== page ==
3. 3. Prostate Cancer • Most common non cutaneous malignancy in men – Second leading cancer killer of men Prostate Breast 180,400 cases/yr 182,000 cases/yr 36% of new ca cases 32% of new ca cases 40,400 deaths 46,000 deaths 1/6 chance of dvlp. 1/8 chance of dvlp. Hormone dependence hormone dependence
  4. 4. Prostate Cancer • Prostate Cancer Development – Develops from the epithelium • Possibly from the basal cell layer – Requires androgens to develop • Patients castrated before puberty do not develop BPH or Prostate cancer – Increased cell proliferation and decreased apoptosis – BPH is not a risk factor
  5. 5. Prostate Cancer • What’s in a name? • PIN-prostatic intraepithelial neoplasia – May be a precursor lesion to prostate cancer • Characterized by cytologically atypical cells with architecturally benign glands • Approximately 20% of patients with PIN will go on to have a subsequently positive biopsy • ASAP-atypical small acinar proliferation – Atypical glands and cells but can’t quite call it cancer • Up to 50% will have a future positive biopsy
  6. 6. Prostate Cancer Uniform round glands Single cell layer (loss of basal cells) Some prominent nucleoli Perineural invasion
  7. 7. Prostate Cancer • Grading – Gleason grade 1-5 – 2 most predominant patterns combined to give Gleason score – 2-4 well differentiated – 5-7 intermediate – 8-10 poorly differentiated – Gleason scores very predictive of metastases and outcome • Remember high grade PCa may not make much PSA
  8. 8. Prostate Cancer Zonal Anatomy of the Prostate
  9. 9. Prostate Cancer • Develops in the peripheral zone of the prostate – 75% peripheral zone, 15- 20% transition zone, 5% central zone, essentially none in AFMS – Biopsies directed toward the peripheral zone
  10. 10. Prostate Cancer • Screening
  11. 11. Prostate Cancer • Diagnosis – Screening-Who should be screened? • American Urological Association, American Cancer Society: recommend offering PSA and DRE to men at risk (ie, with a >10-year life expectancy) • US Preventive Services Task Force: don’t even offer DRE or PSA – Arguments against screening • Detection of clinically insignificant cancers • Expensive-Initial estimates of screening men aged 50 to 70 years for prostate cancer $25 billion during first year alone • Not effective in decreasing mortality from the disease
  12. 12. Prostate Cancer • Screening – Prostate, Lung, Colorectal, Ovarian (PLCO) screening study in the US (148,000 men and women randomized to screening or community standard of follow-up) – Europe: Rotterdam screening trial – Results of both: 10 years from now
  13. 13. Prostate Cancer • Screening – Evidence that screening works • Fall in mortality now seen: – SEER* – Olmsted County, MN† – Canada/Quebec‡ – US Department of Defense (DOD) – Tyrol, Austria – Mortality fall not seen (where PSA screening not performed) Mexico SEER=Surveillance, Epidemiology and End Results *Levy IG. Cancer Prev Control. 1998;2:159; †Roberts RO, et al. J Urol. 1990;161:529-533; ‡Meyer F, et al. J Urol. 1999;161:1189-1191
  14. 14. Prostate Cancer • PSA – 25% positive predictive value to detect disease – predictive of tumor stage – Most predictive factor for biochemical recurrence – Excellent tumor marker for detecting recurrent disease • Free PSA – Portion of PSA which is not complexed to alpha-1 antichymotrypsin – Measured as ratio of Free/Total PSA – Decreased by 50% in patients on Proscar • Therefore ratio still remains useful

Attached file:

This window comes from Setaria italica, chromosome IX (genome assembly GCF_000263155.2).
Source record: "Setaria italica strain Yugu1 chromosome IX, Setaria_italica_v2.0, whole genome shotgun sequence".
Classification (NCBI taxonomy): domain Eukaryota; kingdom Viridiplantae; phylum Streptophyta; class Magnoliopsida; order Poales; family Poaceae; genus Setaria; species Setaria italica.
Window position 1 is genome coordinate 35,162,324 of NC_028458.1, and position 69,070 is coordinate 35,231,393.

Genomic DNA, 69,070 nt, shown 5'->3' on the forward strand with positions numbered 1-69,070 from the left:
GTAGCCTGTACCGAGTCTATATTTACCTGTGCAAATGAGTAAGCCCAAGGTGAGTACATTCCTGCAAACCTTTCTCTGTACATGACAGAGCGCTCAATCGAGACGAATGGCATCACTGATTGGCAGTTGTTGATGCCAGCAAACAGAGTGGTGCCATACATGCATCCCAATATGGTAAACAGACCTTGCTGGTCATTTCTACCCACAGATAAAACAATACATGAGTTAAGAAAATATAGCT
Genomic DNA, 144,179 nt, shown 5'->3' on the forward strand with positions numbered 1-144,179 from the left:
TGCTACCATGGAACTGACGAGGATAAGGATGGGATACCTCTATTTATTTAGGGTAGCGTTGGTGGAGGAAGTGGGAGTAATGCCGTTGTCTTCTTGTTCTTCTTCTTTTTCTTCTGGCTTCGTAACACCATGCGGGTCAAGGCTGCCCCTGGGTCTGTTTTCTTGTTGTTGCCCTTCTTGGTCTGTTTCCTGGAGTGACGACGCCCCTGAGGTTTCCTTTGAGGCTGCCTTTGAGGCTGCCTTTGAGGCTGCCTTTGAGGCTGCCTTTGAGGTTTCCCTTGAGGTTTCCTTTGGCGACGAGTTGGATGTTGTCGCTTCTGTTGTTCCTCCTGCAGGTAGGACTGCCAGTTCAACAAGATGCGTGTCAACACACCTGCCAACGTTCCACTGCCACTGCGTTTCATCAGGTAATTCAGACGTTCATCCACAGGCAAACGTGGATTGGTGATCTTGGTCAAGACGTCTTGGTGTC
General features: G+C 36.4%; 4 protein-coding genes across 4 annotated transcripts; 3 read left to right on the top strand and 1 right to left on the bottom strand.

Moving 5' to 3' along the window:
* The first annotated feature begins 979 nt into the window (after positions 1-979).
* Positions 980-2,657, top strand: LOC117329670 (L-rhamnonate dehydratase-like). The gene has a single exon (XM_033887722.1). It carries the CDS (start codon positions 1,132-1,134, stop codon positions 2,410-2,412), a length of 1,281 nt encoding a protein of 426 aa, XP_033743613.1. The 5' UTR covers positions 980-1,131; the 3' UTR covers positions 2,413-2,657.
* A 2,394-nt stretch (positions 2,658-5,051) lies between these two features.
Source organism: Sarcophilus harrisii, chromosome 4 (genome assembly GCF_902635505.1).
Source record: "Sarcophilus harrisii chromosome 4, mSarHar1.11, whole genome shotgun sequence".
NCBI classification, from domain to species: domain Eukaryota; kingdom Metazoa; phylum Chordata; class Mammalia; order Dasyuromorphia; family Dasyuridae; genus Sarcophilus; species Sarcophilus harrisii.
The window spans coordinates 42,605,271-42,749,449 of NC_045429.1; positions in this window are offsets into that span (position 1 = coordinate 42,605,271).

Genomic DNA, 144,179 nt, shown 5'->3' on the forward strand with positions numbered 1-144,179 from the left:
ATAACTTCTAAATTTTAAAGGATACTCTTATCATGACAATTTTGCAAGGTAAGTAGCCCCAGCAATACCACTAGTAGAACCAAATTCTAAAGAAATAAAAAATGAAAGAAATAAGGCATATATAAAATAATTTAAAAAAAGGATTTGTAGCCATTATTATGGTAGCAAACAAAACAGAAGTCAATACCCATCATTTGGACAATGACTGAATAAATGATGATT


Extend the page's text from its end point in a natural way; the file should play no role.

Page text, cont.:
15. 15. Prostate Cancer • Advantages and Disadvantages of Using Molecular forms of PSA – Advantage: eliminates about 10%–20% of negative prostate biopsies in men with PSA of 4.0–10.0 ng/mL – Disadvantage: misses some (about 5%–10%) of cancers that would be detected with PSA alone Catalona WJ, et al. JAMA. 1998;279:1542-1547. Barr MJ. N Engl J Med. 2001;344:1373-1377.
  16. 16. Prostate Cancer • PSA velocity – Defined as >.75ng/ml year • Age specific PSA Age Recommended Reference (years) Range for Serum PSA (ng/mL) 40–49 0.0–2.5 50–59 0.0–3.5 60–69 0.0–4.5 70–79 0.0–6.5 Oesterling JE, et al. JAMA. 1993;270:860-864.
  17. 17. Prostate Cancer • Screening – Digital Rectal Exam • DRE abnormal in 6%–15% of men • About 25% of cancers found with DRE alone • Still plays a role
  18. 18. Prostate Cancer • Digital Rectal Exam and Screening
  19. 19. Prostate Cancer • Diagnosis Detection Rates of Systematic Schemes – Transrectal ultrasound and Biopsy • Traditionally Sextant Biopsy Used 89% 89% 80% • More recently 10-12 core biopsy advocated – Cores may be sent separately to help 96% 95% 91% identify margin at risk Chang JJ, et al. J Urol. 1998;160:2111-2114. Presti JC Jr, et al. J Urol. 2000;163:163-166.
  20. 20. Prostate Cancer Staging T1a-<5% on TURP T1b>5% on TURP T1c-non palpable diagnosed by PSA T2a-palpable one lobe T2b-both lobes T3a-extraprostatic T3b-seminal vesicle involvement T4 adjacent structures
  21. 21. Prostate Cancer • Diagnosis – Transrectal ultrasound and biopsy
  22. 22. Prostate Cancer • Diagnosis-Other tools – Endorectal coil MRI Tumor NVB
  23. 23. Prostate Cancer
  24. 24. Prostate Cancer • Diagnosis-Other diagnostic tools – Bone Scans-limited usefulness with PSA<20 “High Threshold” 100 80 60 Predicted Probability 40 of Positive Bone Scan (%) 20 0 1 5 10 15 20 25 30 35 45 80 200 Trigger PSA (ng/mL) Cher, et al. J Urol. 1998;160:1387.